I’ve received a number of responses regarding my frank statements on Ron Paul and racial tension pre-Civil Rights Act. Therefore, I’d like to briefly explain my position further.
Ron Paul fervently resists government coercion. Defending liberty, which includes maintaining a strict adherence to defending property rights, define the Congressman because sacrificing a few in the name of liberty for all is a worthy end result. On the matter of the Civil Rights Movement, I think this is preposterous.
What bothers me the most about Ron Paul’s defense of liberty regarding the Civil Rights Act is that he glazes over the significance of the social and political culture at the time. However, I don’t think he’s a stupid man by any means. He is well educated and fully aware of the history of racial discrimination and the Civil Rights Movement. He is fully aware that allowing business owners to do whatever they wanted in their businesses during this period in history meant some business owners would deny service to individuals because of the color of their skin. He is fully aware that some business owners would take significant measures to remove black people from their businesses.
When pictures pass around the press of children having acid poured in their pool water, it is not just those black children who are being harmed. All black Americans were at the helm of potentially injurious acts of discrimination. This photo illustrates that real, violent threat.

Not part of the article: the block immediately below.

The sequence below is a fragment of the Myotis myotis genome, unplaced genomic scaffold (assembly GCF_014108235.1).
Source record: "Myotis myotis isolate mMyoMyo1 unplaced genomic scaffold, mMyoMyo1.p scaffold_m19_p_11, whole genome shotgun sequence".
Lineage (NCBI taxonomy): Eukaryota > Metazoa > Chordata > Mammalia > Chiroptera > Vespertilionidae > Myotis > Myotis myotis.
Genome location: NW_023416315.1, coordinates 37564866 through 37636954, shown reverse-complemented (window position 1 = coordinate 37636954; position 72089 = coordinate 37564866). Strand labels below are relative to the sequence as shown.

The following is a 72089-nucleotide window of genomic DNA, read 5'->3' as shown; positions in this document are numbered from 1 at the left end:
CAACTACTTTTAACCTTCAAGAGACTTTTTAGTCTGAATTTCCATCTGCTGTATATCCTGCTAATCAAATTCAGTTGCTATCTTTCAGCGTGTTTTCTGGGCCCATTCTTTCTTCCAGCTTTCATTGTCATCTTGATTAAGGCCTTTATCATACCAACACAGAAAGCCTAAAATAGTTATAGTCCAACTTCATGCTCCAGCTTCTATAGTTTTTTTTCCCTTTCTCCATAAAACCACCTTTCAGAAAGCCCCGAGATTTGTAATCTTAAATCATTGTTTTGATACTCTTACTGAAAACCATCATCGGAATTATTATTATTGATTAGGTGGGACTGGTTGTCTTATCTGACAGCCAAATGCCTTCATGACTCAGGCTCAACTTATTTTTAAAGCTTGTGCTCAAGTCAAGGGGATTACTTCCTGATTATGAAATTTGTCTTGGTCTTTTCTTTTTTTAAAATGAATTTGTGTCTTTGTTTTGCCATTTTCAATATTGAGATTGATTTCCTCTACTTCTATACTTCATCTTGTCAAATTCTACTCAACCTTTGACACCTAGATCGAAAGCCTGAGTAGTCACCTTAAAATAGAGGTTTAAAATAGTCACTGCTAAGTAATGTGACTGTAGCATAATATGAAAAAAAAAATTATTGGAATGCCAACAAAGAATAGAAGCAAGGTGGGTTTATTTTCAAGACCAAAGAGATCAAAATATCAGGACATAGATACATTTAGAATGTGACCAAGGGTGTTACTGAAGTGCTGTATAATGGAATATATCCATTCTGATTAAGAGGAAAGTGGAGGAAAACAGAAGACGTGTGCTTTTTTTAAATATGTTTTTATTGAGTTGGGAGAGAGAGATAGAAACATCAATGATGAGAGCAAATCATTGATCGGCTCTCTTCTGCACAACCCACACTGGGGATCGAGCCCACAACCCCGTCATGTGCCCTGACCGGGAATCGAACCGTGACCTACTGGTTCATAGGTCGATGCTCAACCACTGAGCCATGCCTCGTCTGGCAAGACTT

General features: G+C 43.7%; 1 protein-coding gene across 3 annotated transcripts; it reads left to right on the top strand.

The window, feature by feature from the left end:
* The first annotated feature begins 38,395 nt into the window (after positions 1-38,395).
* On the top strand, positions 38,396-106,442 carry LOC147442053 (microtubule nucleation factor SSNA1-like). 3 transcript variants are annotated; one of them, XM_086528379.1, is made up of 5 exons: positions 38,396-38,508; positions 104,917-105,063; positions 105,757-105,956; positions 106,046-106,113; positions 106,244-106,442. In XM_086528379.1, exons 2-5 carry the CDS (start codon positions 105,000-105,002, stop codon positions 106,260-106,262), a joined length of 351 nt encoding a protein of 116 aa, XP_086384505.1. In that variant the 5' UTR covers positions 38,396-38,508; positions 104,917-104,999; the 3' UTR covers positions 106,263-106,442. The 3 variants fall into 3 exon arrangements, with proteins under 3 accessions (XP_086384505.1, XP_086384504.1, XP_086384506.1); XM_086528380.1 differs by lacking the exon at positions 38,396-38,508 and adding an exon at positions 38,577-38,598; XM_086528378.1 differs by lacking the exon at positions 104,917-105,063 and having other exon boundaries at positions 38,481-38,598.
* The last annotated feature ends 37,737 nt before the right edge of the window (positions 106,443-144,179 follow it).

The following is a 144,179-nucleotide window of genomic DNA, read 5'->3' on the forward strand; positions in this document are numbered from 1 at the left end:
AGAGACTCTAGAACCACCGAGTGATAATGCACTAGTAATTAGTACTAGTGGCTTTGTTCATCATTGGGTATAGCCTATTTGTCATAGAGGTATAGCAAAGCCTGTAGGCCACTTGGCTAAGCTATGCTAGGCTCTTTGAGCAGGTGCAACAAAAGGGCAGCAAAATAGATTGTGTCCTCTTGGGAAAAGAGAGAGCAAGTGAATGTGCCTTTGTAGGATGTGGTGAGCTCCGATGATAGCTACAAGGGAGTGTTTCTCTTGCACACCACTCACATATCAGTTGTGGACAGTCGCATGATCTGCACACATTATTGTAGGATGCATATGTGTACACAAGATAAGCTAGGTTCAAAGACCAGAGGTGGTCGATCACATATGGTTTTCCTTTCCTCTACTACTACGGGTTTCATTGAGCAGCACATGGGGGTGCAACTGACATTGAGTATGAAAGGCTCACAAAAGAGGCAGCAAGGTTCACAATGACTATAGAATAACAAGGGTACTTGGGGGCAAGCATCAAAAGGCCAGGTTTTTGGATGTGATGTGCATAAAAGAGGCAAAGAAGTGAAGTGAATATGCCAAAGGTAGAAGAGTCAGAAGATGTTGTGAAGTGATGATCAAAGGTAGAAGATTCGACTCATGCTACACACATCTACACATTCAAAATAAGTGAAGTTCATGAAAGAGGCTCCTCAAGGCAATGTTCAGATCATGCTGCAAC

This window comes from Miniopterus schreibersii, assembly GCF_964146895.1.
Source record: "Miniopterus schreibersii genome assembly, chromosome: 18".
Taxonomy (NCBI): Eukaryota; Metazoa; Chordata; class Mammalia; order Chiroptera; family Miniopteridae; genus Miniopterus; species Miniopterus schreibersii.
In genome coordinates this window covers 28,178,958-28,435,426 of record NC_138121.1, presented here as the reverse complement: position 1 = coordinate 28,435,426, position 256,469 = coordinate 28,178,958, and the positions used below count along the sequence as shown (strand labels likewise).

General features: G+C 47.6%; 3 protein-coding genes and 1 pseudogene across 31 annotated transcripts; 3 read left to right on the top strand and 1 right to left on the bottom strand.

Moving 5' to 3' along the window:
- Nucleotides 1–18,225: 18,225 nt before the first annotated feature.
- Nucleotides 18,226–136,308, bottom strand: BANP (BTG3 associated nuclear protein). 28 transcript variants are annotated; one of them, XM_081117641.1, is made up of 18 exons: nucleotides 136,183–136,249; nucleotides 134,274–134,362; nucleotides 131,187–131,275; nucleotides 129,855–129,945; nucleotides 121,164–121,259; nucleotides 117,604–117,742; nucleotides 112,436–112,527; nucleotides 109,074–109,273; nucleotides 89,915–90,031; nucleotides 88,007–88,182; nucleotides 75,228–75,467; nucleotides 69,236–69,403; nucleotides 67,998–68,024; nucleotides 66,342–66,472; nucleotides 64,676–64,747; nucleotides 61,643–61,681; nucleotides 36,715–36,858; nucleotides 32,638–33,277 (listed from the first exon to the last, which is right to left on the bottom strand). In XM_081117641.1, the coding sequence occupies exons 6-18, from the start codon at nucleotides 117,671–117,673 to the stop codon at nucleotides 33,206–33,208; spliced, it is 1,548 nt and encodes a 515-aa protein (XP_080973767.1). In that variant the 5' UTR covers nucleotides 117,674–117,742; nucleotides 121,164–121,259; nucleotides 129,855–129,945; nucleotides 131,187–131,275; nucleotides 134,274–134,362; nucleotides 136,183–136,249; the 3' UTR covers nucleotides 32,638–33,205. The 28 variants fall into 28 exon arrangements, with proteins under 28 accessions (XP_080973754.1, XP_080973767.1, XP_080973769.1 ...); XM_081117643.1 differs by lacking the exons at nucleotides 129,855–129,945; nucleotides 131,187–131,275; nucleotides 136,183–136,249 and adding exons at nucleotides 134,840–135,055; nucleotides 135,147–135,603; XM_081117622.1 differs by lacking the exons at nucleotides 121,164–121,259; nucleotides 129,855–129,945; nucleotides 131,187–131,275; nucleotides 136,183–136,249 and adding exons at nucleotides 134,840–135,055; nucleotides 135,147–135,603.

Tell me: how does that make black Americans free? In that damning culture - a culture that accepted violent tactics in order to establish white supremacy - how does that ensure liberty for all? It ensures that some white people would use their rights as business owners to strip the souls out of black people.
And before you claim my sentiment is too heavy-handed, consider the photo above. Racial tension was so destructive that a man was willing to pour acid on children. But this should be no surprise to you. See: the brutal murder of 14-year-old Emmett Till. See: the disfigurement, torture and hanging of 17-year-old Jesse Washington.
When asked to confirm that he is fine with business owners refusing to serve black people, Ron Paul has responded by saying, “That’s ancient history. That’s over and done." There is nothing ancient about events that took place less than 50 years ago. What the Congressman does not understand is that this period in history is "over and done" because of significant measures like the civil rights legislation.
[Photo: Black children integrate the swimming pool of the Monson Motel in June 1964. To force them out, the owner pours acid into the water. Credit: Civil Rights Movement Veterans]